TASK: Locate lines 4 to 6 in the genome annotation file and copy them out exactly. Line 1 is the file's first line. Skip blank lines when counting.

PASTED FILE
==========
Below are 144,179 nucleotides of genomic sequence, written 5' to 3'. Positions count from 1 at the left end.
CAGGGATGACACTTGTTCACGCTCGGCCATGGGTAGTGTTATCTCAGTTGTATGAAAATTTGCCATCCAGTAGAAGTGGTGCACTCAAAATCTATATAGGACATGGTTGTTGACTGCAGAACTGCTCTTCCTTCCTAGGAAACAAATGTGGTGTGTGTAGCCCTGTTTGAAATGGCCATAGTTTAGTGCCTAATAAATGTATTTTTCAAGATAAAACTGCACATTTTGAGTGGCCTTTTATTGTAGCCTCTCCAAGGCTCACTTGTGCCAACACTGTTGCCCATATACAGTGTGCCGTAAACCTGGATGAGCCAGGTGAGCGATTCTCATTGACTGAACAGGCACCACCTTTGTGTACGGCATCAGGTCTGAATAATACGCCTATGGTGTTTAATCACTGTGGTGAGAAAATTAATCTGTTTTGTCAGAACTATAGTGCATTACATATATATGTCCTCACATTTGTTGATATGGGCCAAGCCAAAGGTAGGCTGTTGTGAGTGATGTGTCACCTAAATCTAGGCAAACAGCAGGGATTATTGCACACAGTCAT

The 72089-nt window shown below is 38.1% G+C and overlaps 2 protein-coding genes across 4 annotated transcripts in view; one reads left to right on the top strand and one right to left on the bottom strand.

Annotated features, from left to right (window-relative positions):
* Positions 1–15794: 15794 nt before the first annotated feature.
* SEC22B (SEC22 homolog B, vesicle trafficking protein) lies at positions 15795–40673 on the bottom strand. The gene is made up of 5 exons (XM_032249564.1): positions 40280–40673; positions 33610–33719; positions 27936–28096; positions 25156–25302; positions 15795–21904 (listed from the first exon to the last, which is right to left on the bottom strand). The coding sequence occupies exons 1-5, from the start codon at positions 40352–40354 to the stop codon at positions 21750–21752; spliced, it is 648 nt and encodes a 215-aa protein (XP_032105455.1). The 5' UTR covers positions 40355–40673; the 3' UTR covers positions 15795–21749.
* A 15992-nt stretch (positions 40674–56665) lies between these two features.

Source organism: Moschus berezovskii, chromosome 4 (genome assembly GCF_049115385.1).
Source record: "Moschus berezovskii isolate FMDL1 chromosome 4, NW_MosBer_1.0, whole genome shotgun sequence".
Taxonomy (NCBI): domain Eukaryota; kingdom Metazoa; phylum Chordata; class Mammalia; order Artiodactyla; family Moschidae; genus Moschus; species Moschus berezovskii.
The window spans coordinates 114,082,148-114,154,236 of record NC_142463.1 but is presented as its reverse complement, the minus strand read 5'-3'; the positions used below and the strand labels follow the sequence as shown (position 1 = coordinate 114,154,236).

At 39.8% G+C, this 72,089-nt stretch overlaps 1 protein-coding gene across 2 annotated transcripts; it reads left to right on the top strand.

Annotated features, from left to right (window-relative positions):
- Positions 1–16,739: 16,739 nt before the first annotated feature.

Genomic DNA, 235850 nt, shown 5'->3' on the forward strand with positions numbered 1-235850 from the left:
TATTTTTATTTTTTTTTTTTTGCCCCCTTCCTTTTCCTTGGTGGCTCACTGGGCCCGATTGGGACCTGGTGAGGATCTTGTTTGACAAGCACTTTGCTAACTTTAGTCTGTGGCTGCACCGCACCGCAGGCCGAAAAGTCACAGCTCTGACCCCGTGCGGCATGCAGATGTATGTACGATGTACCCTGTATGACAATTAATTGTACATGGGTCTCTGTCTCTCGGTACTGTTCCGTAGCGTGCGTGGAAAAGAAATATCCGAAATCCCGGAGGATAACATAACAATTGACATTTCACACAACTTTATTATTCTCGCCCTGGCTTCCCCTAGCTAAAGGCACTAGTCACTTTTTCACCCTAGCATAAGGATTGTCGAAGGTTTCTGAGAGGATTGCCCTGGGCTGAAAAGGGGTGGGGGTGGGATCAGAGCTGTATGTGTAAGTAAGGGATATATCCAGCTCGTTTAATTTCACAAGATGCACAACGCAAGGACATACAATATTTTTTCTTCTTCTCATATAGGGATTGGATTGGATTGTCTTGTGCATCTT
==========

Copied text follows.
Annotated features, from left to right (window-relative positions):
* Positions 1–15794: 15794 nt before the first annotated feature.
* SEC22B (SEC22 homolog B, vesicle trafficking protein) lies at positions 15795–40673 on the bottom strand. The gene is made up of 5 exons (XM_032249564.1): positions 40280–40673; positions 33610–33719; positions 27936–28096; positions 25156–25302; positions 15795–21904 (listed from the first exon to the last, which is right to left on the bottom strand). The coding sequence occupies exons 1-5, from the start codon at positions 40352–40354 to the stop codon at positions 21750–21752; spliced, it is 648 nt and encodes a 215-aa protein (XP_032105455.1). The 5' UTR covers positions 40355–40673; the 3' UTR covers positions 15795–21749.